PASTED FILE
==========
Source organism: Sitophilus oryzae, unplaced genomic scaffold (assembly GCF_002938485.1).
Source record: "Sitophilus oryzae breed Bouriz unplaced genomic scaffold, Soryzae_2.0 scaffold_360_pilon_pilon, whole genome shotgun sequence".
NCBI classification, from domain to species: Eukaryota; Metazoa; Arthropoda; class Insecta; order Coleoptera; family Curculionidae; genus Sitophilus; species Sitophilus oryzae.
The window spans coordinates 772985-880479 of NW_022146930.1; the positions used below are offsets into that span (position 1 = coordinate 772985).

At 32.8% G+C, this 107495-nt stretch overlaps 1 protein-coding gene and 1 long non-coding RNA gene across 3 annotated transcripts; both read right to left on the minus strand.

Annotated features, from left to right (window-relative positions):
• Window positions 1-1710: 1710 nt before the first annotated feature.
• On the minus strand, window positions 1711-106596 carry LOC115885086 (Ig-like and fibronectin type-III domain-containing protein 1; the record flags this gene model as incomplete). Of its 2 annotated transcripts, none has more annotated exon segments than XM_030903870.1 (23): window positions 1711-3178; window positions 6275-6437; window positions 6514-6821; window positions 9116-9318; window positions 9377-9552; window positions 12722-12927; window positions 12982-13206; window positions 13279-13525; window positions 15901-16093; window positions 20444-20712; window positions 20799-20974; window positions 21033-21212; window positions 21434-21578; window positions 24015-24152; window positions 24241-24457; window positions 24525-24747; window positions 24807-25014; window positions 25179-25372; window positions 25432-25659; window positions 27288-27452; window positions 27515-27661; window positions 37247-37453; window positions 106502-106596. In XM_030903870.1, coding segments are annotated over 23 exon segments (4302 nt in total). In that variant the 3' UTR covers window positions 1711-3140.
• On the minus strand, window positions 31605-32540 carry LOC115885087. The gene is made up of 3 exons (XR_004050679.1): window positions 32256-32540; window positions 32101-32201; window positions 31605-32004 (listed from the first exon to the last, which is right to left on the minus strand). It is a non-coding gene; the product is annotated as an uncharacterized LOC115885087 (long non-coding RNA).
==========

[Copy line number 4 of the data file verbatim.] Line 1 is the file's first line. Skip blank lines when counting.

The window spans coordinates 772985-880479 of NW_022146930.1; the positions used below are offsets into that span (position 1 = coordinate 772985).